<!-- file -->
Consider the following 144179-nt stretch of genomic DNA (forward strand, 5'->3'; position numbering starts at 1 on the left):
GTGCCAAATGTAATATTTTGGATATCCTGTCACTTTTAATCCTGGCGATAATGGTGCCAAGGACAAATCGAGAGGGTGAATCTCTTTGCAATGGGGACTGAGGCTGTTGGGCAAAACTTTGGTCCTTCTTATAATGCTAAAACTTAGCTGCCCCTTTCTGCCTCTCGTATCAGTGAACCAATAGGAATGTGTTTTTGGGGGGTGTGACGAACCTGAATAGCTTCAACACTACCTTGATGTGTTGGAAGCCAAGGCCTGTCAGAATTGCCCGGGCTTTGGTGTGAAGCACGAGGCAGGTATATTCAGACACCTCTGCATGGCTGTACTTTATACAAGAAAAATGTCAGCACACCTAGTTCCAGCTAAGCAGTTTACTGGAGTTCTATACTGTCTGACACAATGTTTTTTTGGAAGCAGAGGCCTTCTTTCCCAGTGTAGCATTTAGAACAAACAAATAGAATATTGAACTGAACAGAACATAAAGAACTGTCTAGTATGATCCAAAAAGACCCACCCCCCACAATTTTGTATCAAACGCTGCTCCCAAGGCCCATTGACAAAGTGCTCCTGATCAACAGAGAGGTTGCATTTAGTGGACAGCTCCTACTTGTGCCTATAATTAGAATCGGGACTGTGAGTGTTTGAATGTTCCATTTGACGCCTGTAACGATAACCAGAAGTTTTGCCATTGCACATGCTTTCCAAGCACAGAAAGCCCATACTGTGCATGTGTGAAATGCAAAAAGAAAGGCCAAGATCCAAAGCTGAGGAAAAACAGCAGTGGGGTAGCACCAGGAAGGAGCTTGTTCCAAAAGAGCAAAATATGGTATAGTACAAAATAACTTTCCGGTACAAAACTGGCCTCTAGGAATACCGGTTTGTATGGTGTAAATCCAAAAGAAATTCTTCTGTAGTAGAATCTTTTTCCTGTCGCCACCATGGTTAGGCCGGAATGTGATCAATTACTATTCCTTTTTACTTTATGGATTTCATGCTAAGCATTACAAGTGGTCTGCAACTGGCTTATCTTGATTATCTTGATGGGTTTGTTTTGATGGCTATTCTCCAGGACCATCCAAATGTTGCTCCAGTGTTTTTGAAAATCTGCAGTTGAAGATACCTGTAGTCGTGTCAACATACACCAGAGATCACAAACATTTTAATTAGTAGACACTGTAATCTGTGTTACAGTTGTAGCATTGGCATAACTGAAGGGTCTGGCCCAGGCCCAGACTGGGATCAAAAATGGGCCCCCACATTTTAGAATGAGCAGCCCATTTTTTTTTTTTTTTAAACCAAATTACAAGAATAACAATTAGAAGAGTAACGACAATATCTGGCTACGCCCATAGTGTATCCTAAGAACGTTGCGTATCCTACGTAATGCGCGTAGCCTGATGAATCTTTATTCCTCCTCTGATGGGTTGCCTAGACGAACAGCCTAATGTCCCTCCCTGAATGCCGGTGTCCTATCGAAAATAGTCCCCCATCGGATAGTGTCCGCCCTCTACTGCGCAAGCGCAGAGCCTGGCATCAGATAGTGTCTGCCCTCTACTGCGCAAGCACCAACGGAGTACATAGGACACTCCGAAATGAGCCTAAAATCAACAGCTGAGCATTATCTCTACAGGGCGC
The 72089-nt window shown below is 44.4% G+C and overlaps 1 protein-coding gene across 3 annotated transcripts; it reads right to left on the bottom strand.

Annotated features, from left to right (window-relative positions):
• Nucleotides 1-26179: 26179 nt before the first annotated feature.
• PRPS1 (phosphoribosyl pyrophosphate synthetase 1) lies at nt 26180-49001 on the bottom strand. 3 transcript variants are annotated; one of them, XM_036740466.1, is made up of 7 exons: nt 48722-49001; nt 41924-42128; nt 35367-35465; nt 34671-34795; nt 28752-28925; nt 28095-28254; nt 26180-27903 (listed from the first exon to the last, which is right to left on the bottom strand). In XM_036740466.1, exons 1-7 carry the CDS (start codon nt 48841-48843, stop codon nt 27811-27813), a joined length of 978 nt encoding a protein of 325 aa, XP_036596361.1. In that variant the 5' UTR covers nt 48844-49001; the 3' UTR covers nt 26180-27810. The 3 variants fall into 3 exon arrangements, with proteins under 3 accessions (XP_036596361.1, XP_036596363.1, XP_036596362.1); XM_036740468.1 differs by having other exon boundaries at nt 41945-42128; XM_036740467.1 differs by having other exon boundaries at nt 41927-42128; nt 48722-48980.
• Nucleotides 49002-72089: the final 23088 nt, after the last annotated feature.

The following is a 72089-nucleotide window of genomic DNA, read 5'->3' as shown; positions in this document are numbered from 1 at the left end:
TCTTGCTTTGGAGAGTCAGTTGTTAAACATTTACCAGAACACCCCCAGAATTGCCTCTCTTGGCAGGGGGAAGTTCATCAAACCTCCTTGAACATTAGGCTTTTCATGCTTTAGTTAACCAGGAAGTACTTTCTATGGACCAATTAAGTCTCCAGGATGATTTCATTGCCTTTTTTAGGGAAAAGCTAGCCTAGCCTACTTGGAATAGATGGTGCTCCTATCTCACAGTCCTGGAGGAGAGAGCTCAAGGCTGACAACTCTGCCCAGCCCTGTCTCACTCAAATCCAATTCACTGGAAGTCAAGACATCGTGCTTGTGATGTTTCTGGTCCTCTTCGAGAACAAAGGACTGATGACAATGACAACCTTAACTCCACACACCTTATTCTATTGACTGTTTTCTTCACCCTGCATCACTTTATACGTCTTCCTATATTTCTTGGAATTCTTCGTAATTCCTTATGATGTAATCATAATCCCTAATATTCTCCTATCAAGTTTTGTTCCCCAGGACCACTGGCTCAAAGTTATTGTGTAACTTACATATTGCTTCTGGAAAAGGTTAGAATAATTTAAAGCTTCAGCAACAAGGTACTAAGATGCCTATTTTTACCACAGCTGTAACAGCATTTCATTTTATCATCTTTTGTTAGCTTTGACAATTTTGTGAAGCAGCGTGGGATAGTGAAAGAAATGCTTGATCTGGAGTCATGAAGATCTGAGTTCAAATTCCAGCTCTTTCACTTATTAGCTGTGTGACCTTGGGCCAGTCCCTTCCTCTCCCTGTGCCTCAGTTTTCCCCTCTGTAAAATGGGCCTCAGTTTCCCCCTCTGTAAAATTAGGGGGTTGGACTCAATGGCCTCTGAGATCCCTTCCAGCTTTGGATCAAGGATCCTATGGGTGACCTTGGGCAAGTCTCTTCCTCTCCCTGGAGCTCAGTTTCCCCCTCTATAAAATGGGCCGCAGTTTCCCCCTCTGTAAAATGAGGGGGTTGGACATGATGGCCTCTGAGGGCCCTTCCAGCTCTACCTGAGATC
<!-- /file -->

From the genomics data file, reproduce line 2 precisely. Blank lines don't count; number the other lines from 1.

GTGCCAAATGTAATATTTTGGATATCCTGTCACTTTTAATCCTGGCGATAATGGTGCCAAGGACAAATCGAGAGGGTGAATCTCTTTGCAATGGGGACTGAGGCTGTTGGGCAAAACTTTGGTCCTTCTTATAATGCTAAAACTTAGCTGCCCCTTTCTGCCTCTCGTATCAGTGAACCAATAGGAATGTGTTTTTGGGGGGTGTGACGAACCTGAATAGCTTCAACACTACCTTGATGTGTTGGAAGCCAAGGCCTGTCAGAATTGCCCGGGCTTTGGTGTGAAGCACGAGGCAGGTATATTCAGACACCTCTGCATGGCTGTACTTTATACAAGAAAAATGTCAGCACACCTAGTTCCAGCTAAGCAGTTTACTGGAGTTCTATACTGTCTGACACAATGTTTTTTTGGAAGCAGAGGCCTTCTTTCCCAGTGTAGCATTTAGAACAAACAAATAGAATATTGAACTGAACAGAACATAAAGAACTGTCTAGTATGATCCAAAAAGACCCACCCCCCACAATTTTGTATCAAACGCTGCTCCCAAGGCCCATTGACAAAGTGCTCCTGATCAACAGAGAGGTTGCATTTAGTGGACAGCTCCTACTTGTGCCTATAATTAGAATCGGGACTGTGAGTGTTTGAATGTTCCATTTGACGCCTGTAACGATAACCAGAAGTTTTGCCATTGCACATGCTTTCCAAGCACAGAAAGCCCATACTGTGCATGTGTGAAATGCAAAAAGAAAGGCCAAGATCCAAAGCTGAGGAAAAACAGCAGTGGGGTAGCACCAGGAAGGAGCTTGTTCCAAAAGAGCAAAATATGGTATAGTACAAAATAACTTTCCGGTACAAAACTGGCCTCTAGGAATACCGGTTTGTATGGTGTAAATCCAAAAGAAATTCTTCTGTAGTAGAATCTTTTTCCTGTCGCCACCATGGTTAGGCCGGAATGTGATCAATTACTATTCCTTTTTACTTTATGGATTTCATGCTAAGCATTACAAGTGGTCTGCAACTGGCTTATCTTGATTATCTTGATGGGTTTGTTTTGATGGCTATTCTCCAGGACCATCCAAATGTTGCTCCAGTGTTTTTGAAAATCTGCAGTTGAAGATACCTGTAGTCGTGTCAACATACACCAGAGATCACAAACATTTTAATTAGTAGACACTGTAATCTGTGTTACAGTTGTAGCATTGGCATAACTGAAGGGTCTGGCCCAGGCCCAGACTGGGATCAAAAATGGGCCCCCACATTTTAGAATGAGCAGCCCATTTTTTTTTTTTTTTAAACCAAATTACAAGAATAACAATTAGAAGAGTAACGACAATATCTGGCTACGCCCATAGTGTATCCTAAGAACGTTGCGTATCCTACGTAATGCGCGTAGCCTGATGAATCTTTATTCCTCCTCTGATGGGTTGCCTAGACGAACAGCCTAATGTCCCTCCCTGAATGCCGGTGTCCTATCGAAAATAGTCCCCCATCGGATAGTGTCCGCCCTCTACTGCGCAAGCGCAGAGCCTGGCATCAGATAGTGTCTGCCCTCTACTGCGCAAGCACCAACGGAGTACATAGGACACTCCGAAATGAGCCTAAAATCAACAGCTGAGCATTATCTCTACAGGGCGC